Another piece of Northside power park tumbles down

Selective catalytic reactors imploded at St. Johns River Power Park

By Jim Piggott - Reporter, Vic Micolucci - I-TEAM reporter, anchor

JACKSONVILLE, Fla. - With a less dramatic rumble than last summer's double cooling tower implosion, JEA and Florida Power & Light removed another piece of the St. Johns River Power Park off New Berlin Road on Friday.

The series of explosives went off as scheduled at 8 a.m. and the selective catalytic reactors (SCRs), which are pollution control devices, tumbled to the ground, falling away from a pair of boilers that will remain standing for now.

WATCH: Slow-motion drone video of imposion

The SCRs were contained in areas of a structure that look like scaffolding. Part of the process of setting the explosives was ensuring the blasts would cut through the metal and the structures would fall at a precise angle.

It only took 12 seconds and two blasts to bring down the two reactors. 

"We set up a series of cuts off here. We are using what’s called linear shape charges," explained Frank Bodami with Total Wrecking Demolition. "We got about 46 pounds of dynamite, 197 liner shape charges, and copper pieces of steel that will cut through like butter."

The two cooling towers at the power park came down in impressive fashion last summer.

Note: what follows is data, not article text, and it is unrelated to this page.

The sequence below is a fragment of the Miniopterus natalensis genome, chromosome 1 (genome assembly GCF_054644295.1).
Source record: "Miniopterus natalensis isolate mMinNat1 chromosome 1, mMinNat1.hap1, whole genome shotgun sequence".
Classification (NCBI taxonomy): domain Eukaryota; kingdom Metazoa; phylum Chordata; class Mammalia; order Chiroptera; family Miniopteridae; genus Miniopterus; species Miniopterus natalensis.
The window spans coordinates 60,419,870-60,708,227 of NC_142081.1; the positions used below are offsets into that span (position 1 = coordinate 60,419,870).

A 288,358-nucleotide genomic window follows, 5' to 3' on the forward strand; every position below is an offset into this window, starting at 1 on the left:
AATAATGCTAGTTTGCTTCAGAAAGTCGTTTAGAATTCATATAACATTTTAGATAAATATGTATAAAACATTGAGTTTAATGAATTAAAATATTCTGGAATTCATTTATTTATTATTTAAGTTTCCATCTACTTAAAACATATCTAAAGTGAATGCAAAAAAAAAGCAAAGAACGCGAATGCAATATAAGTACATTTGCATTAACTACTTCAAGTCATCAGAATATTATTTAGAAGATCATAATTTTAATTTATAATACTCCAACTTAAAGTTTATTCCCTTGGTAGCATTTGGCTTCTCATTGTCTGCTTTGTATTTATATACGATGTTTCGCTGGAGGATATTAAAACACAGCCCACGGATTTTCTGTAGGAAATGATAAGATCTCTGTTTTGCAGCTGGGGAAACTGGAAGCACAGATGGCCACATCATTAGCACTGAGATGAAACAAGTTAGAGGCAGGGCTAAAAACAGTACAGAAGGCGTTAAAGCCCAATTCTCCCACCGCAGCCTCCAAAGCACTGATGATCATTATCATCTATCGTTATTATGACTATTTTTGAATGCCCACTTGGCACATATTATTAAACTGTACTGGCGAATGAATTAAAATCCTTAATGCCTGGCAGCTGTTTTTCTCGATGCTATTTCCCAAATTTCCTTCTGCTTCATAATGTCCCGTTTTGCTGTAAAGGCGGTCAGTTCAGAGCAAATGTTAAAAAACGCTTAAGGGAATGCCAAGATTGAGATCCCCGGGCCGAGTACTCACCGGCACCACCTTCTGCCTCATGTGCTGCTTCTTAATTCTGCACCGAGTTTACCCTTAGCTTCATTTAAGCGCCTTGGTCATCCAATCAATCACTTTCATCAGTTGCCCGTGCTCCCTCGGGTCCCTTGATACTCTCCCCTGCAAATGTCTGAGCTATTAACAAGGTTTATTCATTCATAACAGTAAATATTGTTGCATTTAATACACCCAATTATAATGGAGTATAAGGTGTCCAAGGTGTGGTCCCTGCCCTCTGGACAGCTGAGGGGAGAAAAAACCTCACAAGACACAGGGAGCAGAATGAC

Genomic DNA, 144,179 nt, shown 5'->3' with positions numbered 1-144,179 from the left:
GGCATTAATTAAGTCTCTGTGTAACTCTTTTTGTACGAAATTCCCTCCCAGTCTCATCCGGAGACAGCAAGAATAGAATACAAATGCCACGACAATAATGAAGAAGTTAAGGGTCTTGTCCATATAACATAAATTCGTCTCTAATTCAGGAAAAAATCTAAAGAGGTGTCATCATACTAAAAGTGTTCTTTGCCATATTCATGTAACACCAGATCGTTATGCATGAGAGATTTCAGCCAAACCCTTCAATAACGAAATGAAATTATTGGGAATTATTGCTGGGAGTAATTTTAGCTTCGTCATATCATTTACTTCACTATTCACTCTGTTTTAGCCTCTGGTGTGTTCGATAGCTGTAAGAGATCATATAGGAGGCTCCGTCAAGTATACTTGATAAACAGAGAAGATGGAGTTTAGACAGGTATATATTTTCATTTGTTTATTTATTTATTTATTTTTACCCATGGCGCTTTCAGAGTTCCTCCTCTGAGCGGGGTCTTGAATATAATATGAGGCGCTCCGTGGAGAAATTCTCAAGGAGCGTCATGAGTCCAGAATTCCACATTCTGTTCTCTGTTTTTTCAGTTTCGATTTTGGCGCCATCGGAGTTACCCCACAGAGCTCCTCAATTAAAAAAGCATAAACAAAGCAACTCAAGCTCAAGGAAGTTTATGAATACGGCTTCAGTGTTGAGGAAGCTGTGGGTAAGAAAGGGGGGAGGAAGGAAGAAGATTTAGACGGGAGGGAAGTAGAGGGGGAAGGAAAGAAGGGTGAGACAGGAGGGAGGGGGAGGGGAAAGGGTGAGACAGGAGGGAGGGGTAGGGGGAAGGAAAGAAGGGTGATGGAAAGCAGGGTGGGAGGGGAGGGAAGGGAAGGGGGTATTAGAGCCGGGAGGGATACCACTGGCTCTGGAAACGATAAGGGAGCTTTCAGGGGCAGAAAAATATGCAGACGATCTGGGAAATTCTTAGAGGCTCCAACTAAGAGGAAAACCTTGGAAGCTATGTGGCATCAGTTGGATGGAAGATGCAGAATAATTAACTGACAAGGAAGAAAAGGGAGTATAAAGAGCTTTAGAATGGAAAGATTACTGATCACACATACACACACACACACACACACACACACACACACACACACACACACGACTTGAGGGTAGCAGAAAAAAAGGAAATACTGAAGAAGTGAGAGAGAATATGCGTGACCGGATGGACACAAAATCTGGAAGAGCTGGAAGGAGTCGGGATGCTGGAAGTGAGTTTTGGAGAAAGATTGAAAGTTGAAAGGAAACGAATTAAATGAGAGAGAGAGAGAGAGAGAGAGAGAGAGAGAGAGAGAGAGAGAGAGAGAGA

WATCH: Reactors tumble down at power park

JEA and FPL knew that clearing the land was going to be a drawn-out process. The cooling towers coming down in June was just the first step of the $68 million project to close the power park.

Two days before the implosion, crews set the explosives that brought down the SCRs, which were placed near the boilers at the site. 

JEA

JEA image of the two selective catalytic reactors (SCRs) that will be imploded on April 12. The boilers will not be imploded at that time.

Roads were not closed, but police were in the area to make sure traffic kept moving. Officials didn't anticipate dust from the implosion to be a problem.

Friday will not be the end of the demolition at the power park, as the boilers and the stack are set to come down sometime this summer. The implosions are being done in pieces so contractors can salvage the debris from each stage and clear it before the next demolition phase. 

"The contractor has the ability to determine in what order they want to do things and I believe they are going to try and salvage some of the materials that they can," spokeswoman Gina Kyle said. "So it’s easier if they do it piece by piece than if they try to do it all at one time."

Most of the land where the cooling towers once stood has been cleared. JEA has not determined what will happen with that land. It could be sold or redeveloped. 

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